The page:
Gain more knowledge, more skill and save lives.
I asked how folks should be prepared to go out in the winter. He smirked, because he thinks I also know the answer, but I personally wanted to hear what he’d say. Pancho grew up in Chile and began climbing at 12 years old. His life has been filled with skiing, rock climbing, high altitude and in his modest words, some first assents here and there. He’s been on remote expeditions where no one has been before. He’s also guided for decades internationally and has the highest accreditation one can obtain in avalanche safety. So yes, of course, I wanted his opinion.
“When you are going out in winter, you need to think about you and your groups safety. It’s cold. The days are shorter. Night arrives quickly and then on top of all of that are avalanches. The best way to avoid avalanches is to avoid avalanche terrain. But how do you know how to avoid that if you don’t know what to look for? Sometimes the avalanche terrain is high above. And up there, it is so different than valley bottom. How safe is it to cross an avalanche slope? Is the risk worth taking or not?”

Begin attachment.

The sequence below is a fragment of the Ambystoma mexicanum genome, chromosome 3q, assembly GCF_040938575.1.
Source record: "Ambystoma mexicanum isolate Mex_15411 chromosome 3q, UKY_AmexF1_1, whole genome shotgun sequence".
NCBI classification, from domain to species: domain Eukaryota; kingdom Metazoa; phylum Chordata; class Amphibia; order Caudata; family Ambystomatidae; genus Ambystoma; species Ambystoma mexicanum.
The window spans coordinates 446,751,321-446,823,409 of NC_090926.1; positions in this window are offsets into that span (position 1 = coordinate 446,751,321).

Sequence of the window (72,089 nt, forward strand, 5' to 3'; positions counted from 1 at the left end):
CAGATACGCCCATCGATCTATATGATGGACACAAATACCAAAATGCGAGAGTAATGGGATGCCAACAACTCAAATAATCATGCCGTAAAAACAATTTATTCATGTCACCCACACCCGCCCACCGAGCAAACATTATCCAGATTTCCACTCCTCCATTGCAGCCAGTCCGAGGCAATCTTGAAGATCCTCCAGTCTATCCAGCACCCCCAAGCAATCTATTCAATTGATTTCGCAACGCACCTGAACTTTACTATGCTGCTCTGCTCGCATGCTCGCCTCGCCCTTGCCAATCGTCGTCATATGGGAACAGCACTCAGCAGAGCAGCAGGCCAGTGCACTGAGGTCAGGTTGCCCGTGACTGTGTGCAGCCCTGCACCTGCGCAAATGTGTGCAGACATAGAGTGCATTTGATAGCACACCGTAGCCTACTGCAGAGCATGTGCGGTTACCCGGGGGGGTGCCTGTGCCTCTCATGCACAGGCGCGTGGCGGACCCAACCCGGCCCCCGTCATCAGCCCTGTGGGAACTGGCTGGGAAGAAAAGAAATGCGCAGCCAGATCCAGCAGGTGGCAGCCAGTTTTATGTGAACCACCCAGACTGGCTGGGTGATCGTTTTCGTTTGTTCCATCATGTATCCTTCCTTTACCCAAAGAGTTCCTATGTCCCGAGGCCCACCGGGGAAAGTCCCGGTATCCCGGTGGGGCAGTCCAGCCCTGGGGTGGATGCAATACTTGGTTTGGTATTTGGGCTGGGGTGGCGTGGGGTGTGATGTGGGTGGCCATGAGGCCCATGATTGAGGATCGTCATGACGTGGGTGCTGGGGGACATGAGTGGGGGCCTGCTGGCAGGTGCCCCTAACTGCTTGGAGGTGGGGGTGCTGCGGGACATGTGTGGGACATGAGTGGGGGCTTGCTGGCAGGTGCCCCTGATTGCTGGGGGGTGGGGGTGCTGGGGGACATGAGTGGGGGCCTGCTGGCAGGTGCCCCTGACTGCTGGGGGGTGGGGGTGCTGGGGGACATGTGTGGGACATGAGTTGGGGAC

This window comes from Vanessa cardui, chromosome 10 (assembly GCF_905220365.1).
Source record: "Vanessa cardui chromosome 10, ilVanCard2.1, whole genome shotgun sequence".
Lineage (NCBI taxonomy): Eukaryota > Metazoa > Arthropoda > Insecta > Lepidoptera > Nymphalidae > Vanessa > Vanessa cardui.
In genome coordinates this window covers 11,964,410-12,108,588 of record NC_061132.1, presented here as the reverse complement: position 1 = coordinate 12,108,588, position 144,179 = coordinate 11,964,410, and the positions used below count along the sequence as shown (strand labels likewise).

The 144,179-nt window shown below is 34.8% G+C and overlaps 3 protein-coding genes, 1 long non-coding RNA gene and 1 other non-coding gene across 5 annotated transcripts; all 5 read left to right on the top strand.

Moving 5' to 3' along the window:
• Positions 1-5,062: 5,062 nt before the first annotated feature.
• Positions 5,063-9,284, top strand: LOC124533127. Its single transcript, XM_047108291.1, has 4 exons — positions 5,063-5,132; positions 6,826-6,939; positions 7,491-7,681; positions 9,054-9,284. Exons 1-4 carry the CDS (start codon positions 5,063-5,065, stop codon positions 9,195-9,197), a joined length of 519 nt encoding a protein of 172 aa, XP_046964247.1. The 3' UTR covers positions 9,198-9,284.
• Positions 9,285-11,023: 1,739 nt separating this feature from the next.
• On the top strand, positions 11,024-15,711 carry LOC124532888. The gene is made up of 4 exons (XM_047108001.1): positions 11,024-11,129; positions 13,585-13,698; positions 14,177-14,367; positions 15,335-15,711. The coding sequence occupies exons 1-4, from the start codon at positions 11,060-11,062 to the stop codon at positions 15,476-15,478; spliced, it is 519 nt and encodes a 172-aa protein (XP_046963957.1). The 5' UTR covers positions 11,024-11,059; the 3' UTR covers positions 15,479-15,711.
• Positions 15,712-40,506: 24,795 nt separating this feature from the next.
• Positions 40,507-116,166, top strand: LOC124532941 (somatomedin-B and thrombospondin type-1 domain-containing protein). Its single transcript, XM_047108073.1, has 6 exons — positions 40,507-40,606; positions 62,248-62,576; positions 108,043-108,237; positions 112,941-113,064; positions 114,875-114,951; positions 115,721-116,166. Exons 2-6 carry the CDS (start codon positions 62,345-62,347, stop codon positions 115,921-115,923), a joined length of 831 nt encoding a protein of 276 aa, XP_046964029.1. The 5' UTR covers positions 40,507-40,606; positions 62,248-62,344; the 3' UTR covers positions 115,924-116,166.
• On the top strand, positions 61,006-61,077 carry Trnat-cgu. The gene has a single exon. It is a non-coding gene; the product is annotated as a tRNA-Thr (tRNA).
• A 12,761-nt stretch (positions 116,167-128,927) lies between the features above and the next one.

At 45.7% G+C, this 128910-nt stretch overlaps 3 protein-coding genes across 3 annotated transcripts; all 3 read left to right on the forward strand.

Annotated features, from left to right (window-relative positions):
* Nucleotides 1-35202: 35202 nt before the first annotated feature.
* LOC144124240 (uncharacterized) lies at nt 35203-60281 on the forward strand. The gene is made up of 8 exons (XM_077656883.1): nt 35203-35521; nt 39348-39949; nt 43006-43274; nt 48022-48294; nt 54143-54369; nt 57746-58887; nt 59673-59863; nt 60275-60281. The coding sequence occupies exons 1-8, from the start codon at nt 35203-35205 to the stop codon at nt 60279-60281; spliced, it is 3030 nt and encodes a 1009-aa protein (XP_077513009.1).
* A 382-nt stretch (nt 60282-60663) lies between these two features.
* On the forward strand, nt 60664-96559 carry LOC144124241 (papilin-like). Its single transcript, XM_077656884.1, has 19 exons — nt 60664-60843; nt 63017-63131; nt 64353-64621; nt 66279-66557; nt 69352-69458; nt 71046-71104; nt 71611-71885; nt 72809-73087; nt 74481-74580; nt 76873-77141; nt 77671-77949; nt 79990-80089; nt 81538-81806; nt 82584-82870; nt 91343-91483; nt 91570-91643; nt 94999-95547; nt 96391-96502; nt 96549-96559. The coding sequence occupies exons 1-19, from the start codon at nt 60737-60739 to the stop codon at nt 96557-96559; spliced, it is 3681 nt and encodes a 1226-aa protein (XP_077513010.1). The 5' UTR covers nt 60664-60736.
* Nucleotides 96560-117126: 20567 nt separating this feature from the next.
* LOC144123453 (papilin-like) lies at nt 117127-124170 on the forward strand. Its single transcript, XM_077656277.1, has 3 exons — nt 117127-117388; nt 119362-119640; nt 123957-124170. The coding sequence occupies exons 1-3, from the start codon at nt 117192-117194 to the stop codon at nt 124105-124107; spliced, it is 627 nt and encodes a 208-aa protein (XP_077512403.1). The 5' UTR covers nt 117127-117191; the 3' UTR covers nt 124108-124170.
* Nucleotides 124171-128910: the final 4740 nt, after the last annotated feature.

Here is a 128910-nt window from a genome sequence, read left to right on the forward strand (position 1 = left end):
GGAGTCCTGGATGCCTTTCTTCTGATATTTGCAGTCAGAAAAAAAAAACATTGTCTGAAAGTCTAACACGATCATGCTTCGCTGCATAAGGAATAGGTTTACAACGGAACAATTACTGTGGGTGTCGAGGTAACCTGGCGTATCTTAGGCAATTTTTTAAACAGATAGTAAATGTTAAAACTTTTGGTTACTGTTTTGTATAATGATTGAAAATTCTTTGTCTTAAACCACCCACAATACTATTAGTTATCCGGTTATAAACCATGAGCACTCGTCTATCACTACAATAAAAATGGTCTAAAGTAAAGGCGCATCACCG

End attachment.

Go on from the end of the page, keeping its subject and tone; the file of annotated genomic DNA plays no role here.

“Rather than giving the answers right away, I like leading people to find the answer. In my courses, I have you come to the decision of which way we are going up. What do you think would be a good route down and why? Is this particular terrain on the avalanche exposure scale? The more informed you are, the better decisions you can make."
"Otherwise you might not know how close to dying you were.”
I will admit, that class 3 avalanche stopped my skis for a long time. Each time I thought of putting myself back in those winter mountain situations, I flashbacked and panicked. I personally chose to get back up there by hiring my own mountain guide to team up with my friends and I on a five day wapta icefield traverse.